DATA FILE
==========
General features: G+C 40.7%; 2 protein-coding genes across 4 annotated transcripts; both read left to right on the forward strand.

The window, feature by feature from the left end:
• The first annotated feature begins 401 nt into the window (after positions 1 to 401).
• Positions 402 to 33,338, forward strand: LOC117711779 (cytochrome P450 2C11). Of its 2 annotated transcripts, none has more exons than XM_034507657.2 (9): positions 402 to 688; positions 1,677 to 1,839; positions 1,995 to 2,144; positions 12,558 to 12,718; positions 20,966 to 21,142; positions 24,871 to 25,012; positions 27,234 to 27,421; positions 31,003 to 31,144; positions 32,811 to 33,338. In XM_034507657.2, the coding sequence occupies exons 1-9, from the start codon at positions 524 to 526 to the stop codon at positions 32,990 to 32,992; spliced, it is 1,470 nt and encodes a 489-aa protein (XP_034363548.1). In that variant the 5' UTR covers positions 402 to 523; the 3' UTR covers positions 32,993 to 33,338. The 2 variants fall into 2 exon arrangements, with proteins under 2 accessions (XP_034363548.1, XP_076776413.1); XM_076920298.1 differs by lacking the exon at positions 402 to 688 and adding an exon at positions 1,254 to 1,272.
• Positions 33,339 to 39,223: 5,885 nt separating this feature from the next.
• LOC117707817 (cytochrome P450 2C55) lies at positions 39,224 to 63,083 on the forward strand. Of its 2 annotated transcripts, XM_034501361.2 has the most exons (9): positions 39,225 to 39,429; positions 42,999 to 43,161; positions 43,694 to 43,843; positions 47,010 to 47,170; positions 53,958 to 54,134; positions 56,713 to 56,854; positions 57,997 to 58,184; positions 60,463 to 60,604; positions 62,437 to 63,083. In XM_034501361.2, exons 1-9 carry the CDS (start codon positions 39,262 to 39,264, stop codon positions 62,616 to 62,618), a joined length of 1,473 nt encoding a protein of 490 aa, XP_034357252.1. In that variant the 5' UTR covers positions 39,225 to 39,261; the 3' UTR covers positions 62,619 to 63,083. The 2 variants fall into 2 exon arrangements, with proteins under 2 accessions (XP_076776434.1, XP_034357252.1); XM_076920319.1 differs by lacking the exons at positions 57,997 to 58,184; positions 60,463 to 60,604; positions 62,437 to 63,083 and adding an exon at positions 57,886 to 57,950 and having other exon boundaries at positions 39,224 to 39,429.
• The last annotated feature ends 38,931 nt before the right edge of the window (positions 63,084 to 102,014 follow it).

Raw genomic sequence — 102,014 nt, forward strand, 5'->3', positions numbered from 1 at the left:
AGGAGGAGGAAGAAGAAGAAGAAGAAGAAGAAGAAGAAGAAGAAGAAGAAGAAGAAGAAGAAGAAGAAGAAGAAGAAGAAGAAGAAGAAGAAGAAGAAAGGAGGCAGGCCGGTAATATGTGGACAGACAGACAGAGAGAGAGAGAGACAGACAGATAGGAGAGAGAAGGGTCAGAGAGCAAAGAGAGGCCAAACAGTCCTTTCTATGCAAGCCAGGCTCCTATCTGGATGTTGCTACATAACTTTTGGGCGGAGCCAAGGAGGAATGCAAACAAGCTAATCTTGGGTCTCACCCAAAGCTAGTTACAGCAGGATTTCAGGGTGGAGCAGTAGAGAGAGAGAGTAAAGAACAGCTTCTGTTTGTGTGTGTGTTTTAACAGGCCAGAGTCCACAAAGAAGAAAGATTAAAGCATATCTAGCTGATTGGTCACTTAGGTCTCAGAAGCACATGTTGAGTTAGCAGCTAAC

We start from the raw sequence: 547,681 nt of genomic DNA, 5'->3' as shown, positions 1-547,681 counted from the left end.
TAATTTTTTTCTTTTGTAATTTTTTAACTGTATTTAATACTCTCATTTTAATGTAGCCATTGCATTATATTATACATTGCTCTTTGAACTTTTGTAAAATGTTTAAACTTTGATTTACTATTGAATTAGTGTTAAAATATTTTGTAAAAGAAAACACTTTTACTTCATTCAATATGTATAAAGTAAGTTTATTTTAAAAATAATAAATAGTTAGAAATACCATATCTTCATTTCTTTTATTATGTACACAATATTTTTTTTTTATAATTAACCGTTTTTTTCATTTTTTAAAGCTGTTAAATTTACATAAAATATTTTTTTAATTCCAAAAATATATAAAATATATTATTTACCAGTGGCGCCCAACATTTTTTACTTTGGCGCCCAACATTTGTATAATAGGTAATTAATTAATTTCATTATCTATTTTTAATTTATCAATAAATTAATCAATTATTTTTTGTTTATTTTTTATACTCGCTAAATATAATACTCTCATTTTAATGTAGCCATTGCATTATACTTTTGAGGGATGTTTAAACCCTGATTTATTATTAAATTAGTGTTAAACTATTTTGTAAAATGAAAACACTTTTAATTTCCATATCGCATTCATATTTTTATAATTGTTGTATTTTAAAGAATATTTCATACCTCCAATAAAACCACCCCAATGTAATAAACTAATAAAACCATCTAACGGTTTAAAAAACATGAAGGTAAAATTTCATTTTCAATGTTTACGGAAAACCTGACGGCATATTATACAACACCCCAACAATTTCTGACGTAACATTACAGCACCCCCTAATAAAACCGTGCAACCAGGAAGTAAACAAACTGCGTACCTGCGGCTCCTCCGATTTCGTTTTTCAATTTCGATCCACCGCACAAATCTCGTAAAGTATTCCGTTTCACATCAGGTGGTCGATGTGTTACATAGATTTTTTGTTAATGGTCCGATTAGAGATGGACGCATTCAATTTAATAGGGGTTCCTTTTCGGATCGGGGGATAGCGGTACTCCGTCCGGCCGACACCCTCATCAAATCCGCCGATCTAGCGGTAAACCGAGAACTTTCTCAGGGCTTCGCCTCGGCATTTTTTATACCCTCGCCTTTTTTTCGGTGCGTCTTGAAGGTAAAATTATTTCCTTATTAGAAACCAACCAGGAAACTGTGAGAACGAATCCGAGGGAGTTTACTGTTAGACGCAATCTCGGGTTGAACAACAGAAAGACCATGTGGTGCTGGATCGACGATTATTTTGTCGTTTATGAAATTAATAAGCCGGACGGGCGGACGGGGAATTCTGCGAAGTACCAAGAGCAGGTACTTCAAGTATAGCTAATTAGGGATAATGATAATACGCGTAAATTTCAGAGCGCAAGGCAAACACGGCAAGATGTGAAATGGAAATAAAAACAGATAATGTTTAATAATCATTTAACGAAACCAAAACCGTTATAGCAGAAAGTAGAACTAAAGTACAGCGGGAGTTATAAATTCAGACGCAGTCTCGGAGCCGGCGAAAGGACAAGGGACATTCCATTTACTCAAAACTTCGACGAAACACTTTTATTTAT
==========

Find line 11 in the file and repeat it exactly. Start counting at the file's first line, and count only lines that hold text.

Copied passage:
TAATTTTTTTCTTTTGTAATTTTTTAACTGTATTTAATACTCTCATTTTAATGTAGCCATTGCATTATATTATACATTGCTCTTTGAACTTTTGTAAAATGTTTAAACTTTGATTTACTATTGAATTAGTGTTAAAATATTTTGTAAAAGAAAACACTTTTACTTCATTCAATATGTATAAAGTAAGTTTATTTTAAAAATAATAAATAGTTAGAAATACCATATCTTCATTTCTTTTATTATGTACACAATATTTTTTTTTTATAATTAACCGTTTTTTTCATTTTTTAAAGCTGTTAAATTTACATAAAATATTTTTTTAATTCCAAAAATATATAAAATATATTATTTACCAGTGGCGCCCAACATTTTTTACTTTGGCGCCCAACATTTGTATAATAGGTAATTAATTAATTTCATTATCTATTTTTAATTTATCAATAAATTAATCAATTATTTTTTGTTTATTTTTTATACTCGCTAAATATAATACTCTCATTTTAATGTAGCCATTGCATTATACTTTTGAGGGATGTTTAAACCCTGATTTATTATTAAATTAGTGTTAAACTATTTTGTAAAATGAAAACACTTTTAATTTCCATATCGCATTCATATTTTTATAATTGTTGTATTTTAAAGAATATTTCATACCTCCAATAAAACCACCCCAATGTAATAAACTAATAAAACCATCTAACGGTTTAAAAAACATGAAGGTAAAATTTCATTTTCAATGTTTACGGAAAACCTGACGGCATATTATACAACACCCCAACAATTTCTGACGTAACATTACAGCACCCCCTAATAAAACCGTGCAACCAGGAAGTAAACAAACTGCGTACCTGCGGCTCCTCCGATTTCGTTTTTCAATTTCGATCCACCGCACAAATCTCGTAAAGTATTCCGTTTCACATCAGGTGGTCGATGTGTTACATAGATTTTTTGTTAATGGTCCGATTAGAGATGGACGCATTCAATTTAATAGGGGTTCCTTTTCGGATCGGGGGATAGCGGTACTCCGTCCGGCCGACACCCTCATCAAATCCGCCGATCTAGCGGTAAACCGAGAACTTTCTCAGGGCTTCGCCTCGGCATTTTTTATACCCTCGCCTTTTTTTCGGTGCGTCTTGAAGGTAAAATTATTTCCTTATTAGAAACCAACCAGGAAACTGTGAGAACGAATCCGAGGGAGTTTACTGTTAGACGCAATCTCGGGTTGAACAACAGAAAGACCATGTGGTGCTGGATCGACGATTATTTTGTCGTTTATGAAATTAATAAGCCGGACGGGCGGACGGGGAATTCTGCGAAGTACCAAGAGCAGGTACTTCAAGTATAGCTAATTAGGGATAATGATAATACGCGTAAATTTCAGAGCGCAAGGCAAACACGGCAAGATGTGAAATGGAAATAAAAACAGATAATGTTTAATAATCATTTAACGAAACCAAAACCGTTATAGCAGAAAGTAGAACTAAAGTACAGCGGGAGTTATAAATTCAGACGCAGTCTCGGAGCCGGCGAAAGGACAAGGGACATTCCATTTACTCAAAACTTCGACGAAACACTTTTATTTAT